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Old 07-12-2004, 05:09 PM   #1
ZiggyAJ
LQ Newbie
 
Registered: Jul 2004
Distribution: Suse 9.1 Personal
Posts: 2

Rep: Reputation: 0
Newbie Questions. More to come...


Hello.

I just installed Suse 9.1 personal edition and have many, many questions about learning linux. I seriously know NOTHING about using linux. I'm just using Suse right now to learn this stuff and when I get better I will try other distros. So here it goes:

BOOT LOADER:

1. Which boot loader is better GRUB or LILO? or is there a better one?

2. I'm using win XP and Suse on a dual boot and selected GRUB as the boot loader. Also I set win XP to load as default first. I have my boot sequence setup loading the cd drive, then my win XP hard drive, followed by the linux hard drive. When I start my comp it automatically loads stratight to win XP and I can't select linux. I can only access linux by booting through the installation cd. How do I fix this?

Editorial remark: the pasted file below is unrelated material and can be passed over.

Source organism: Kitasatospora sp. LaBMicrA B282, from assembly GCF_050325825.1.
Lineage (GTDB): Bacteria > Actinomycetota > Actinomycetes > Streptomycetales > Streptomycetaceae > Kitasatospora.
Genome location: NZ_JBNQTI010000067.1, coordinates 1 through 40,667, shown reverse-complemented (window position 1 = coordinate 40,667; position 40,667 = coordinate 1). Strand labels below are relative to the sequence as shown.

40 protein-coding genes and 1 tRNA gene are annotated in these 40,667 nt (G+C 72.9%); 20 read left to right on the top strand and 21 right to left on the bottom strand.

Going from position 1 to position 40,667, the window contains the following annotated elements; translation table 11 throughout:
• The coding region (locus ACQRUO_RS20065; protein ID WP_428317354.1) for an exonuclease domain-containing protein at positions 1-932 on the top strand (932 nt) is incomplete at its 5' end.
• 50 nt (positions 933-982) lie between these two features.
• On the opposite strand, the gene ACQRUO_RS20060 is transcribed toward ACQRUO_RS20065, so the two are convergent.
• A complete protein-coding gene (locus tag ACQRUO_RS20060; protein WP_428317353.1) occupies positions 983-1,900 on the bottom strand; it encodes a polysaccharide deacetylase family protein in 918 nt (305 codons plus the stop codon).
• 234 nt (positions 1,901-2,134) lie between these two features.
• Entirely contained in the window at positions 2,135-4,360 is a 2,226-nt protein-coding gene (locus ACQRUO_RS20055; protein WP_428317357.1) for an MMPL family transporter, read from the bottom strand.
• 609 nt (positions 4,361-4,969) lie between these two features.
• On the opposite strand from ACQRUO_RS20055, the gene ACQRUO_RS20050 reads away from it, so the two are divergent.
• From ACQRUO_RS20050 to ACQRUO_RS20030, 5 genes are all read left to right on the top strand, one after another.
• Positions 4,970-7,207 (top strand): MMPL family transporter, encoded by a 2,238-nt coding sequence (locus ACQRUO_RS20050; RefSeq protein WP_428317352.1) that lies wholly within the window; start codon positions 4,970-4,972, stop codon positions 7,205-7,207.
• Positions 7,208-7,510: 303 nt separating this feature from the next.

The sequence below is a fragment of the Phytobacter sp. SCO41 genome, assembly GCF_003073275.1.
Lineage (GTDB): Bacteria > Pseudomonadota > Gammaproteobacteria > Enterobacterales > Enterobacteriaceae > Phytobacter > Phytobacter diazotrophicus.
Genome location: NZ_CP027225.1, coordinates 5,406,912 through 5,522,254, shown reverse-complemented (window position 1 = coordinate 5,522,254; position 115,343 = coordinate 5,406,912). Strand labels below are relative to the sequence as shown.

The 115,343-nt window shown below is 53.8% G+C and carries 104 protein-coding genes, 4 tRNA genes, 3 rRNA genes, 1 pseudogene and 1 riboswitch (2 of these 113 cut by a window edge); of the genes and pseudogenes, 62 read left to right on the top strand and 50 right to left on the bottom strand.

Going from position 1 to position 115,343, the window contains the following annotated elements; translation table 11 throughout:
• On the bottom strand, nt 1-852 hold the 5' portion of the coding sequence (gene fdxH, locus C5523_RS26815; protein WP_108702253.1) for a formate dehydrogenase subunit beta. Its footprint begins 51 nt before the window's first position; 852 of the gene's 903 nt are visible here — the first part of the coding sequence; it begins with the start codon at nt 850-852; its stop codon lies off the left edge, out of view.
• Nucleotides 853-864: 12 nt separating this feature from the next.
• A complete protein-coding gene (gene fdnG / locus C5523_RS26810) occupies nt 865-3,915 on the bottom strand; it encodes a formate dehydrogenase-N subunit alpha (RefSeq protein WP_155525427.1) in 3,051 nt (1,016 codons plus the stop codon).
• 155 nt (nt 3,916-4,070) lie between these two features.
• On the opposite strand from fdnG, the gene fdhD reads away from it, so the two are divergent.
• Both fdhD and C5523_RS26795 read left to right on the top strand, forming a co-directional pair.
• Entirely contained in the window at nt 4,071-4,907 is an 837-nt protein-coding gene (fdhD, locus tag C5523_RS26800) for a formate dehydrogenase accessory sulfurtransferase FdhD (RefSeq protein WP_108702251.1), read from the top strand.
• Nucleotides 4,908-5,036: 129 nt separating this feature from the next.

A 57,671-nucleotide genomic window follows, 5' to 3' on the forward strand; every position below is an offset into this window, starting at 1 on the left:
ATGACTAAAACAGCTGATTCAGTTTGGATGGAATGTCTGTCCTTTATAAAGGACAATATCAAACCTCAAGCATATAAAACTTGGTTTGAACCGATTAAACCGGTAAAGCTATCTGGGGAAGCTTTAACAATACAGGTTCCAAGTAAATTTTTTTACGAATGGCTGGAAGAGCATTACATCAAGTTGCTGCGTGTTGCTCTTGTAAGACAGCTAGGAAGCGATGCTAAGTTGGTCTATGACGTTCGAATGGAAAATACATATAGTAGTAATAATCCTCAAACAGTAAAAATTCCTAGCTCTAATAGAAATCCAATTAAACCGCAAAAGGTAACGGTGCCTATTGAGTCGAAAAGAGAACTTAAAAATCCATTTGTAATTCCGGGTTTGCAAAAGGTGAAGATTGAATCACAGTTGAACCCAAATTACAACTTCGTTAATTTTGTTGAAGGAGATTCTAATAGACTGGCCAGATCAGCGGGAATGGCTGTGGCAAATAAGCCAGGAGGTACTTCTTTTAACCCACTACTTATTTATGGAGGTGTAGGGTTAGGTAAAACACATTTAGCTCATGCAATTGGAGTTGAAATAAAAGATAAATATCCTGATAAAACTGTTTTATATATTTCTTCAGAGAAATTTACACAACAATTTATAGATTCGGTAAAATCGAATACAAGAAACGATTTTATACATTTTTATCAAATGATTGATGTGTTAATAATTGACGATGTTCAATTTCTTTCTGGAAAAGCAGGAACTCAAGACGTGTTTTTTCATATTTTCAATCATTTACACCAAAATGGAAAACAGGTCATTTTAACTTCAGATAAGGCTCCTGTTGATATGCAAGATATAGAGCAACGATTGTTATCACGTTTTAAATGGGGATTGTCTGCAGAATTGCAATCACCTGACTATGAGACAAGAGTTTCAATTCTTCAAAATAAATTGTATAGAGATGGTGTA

PROGRAM INSTALLATIONS:

1. Where should I install programs? Anywhere? Where do you suggest?

2. Do I or should I have root access when installing programs?

3. I downloaded a copy of firefox but now I'm not sure what to do next can anyone write up a quick walk-through of this installation?

MISC QUESTIONS:

1. For those of you using Suse, what is Yast?

2. Everyone says that linux uses command lines, or something similar to dos. So far it seems like windows to me. Am I missing a console or something? Where do I type in commands?